Many career coaching and self-help groups refer to strategies that can be utilised in achieving career success. A general societal view of a successful career is that you must be high-earning, high-achieving and be well-respected by your peers to ultimately attain the coveted title. Most books assume the same also.
Career success is not about a big title or big money for many people. For some, it is a stable work environment with a good work-life balance where stress levels are low and promotion is just a hassle. For others, it is all about climbing corporate ladders, earning lots of money and being in a prestigious position both within your organisation and within society at large.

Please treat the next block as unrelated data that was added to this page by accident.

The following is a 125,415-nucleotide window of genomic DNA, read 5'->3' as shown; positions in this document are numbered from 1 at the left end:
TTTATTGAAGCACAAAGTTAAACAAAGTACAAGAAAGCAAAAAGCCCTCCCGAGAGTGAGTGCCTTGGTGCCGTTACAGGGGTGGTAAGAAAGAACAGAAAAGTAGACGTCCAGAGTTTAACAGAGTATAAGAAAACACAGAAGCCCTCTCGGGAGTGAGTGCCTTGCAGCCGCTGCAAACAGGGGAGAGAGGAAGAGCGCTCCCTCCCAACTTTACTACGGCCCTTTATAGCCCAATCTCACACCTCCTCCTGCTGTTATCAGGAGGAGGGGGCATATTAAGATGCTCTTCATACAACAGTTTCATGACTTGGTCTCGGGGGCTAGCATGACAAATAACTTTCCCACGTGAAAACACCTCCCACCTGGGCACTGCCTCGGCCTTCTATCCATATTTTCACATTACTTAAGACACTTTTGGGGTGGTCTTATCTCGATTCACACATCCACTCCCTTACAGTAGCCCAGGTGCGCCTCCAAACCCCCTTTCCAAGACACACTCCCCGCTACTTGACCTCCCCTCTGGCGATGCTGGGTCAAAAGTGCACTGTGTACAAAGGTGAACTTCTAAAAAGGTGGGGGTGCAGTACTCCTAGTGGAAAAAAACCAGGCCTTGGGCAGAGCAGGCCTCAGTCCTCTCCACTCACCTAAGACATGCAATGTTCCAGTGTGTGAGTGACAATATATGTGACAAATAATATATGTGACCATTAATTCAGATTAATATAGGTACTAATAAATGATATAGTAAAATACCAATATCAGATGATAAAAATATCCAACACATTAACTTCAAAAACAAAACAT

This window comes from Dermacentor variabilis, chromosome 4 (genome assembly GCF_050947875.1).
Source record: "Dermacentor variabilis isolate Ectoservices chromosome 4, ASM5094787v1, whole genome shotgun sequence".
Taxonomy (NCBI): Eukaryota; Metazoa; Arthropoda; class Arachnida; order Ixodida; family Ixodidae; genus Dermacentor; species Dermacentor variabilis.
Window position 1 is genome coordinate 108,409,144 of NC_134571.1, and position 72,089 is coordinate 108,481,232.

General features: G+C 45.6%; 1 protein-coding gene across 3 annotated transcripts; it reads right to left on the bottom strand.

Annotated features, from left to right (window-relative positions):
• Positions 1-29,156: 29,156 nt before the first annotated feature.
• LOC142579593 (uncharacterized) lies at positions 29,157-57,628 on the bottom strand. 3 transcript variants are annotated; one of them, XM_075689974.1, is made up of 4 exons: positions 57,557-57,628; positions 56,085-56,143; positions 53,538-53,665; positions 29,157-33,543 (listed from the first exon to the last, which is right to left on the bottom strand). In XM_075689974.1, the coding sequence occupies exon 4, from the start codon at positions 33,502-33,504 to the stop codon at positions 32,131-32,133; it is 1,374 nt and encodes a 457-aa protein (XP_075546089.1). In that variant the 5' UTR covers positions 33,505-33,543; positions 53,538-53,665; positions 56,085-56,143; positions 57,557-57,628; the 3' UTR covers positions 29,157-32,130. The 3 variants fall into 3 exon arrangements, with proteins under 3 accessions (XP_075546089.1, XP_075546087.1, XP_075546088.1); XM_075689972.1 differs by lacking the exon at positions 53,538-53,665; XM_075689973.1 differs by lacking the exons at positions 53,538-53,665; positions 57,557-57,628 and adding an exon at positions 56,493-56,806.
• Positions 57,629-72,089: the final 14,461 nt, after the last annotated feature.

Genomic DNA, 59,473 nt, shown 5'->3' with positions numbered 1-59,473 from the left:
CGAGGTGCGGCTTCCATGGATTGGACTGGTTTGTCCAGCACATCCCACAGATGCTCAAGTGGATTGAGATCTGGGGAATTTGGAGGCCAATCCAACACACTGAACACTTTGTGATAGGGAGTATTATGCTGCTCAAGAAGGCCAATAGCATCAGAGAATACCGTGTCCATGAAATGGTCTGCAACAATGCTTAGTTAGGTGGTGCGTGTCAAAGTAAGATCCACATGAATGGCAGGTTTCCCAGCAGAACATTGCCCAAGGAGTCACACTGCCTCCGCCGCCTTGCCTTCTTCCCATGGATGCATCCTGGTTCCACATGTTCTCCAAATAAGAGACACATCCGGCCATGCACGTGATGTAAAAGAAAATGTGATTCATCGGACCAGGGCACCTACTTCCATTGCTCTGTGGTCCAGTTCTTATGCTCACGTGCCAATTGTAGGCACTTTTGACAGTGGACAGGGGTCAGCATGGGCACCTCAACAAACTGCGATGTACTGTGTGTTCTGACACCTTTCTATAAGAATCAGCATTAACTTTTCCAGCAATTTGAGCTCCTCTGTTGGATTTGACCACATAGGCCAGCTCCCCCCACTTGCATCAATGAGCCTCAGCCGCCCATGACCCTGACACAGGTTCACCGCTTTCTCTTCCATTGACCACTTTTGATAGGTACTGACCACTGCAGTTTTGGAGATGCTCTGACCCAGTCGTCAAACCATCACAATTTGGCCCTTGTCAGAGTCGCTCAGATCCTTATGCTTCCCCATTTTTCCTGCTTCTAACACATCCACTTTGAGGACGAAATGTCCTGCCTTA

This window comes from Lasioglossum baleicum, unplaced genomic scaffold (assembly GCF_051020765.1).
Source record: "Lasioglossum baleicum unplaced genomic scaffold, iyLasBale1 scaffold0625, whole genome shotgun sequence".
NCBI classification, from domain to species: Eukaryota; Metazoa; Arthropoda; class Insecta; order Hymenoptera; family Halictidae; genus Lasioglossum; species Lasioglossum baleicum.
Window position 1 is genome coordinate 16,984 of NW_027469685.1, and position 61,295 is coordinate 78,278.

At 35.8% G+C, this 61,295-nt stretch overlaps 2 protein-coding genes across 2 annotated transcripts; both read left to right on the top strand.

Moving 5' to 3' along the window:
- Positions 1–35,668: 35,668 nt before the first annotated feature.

The first step in writing a career plan is focusing on “who you are” and “where you want to be” in order to achieve what you determine to be your own personal career success. Perhaps you fit the stereotype of having to maximise your earnings by climbing the corporate ladder. Perhaps you just want a secure pension from a semi-state organisation and that is your definition of a successful career.
The important thing is to recognise your own individuality and to think long and hard about how you would determine your own personal career success.
So how do you define career success?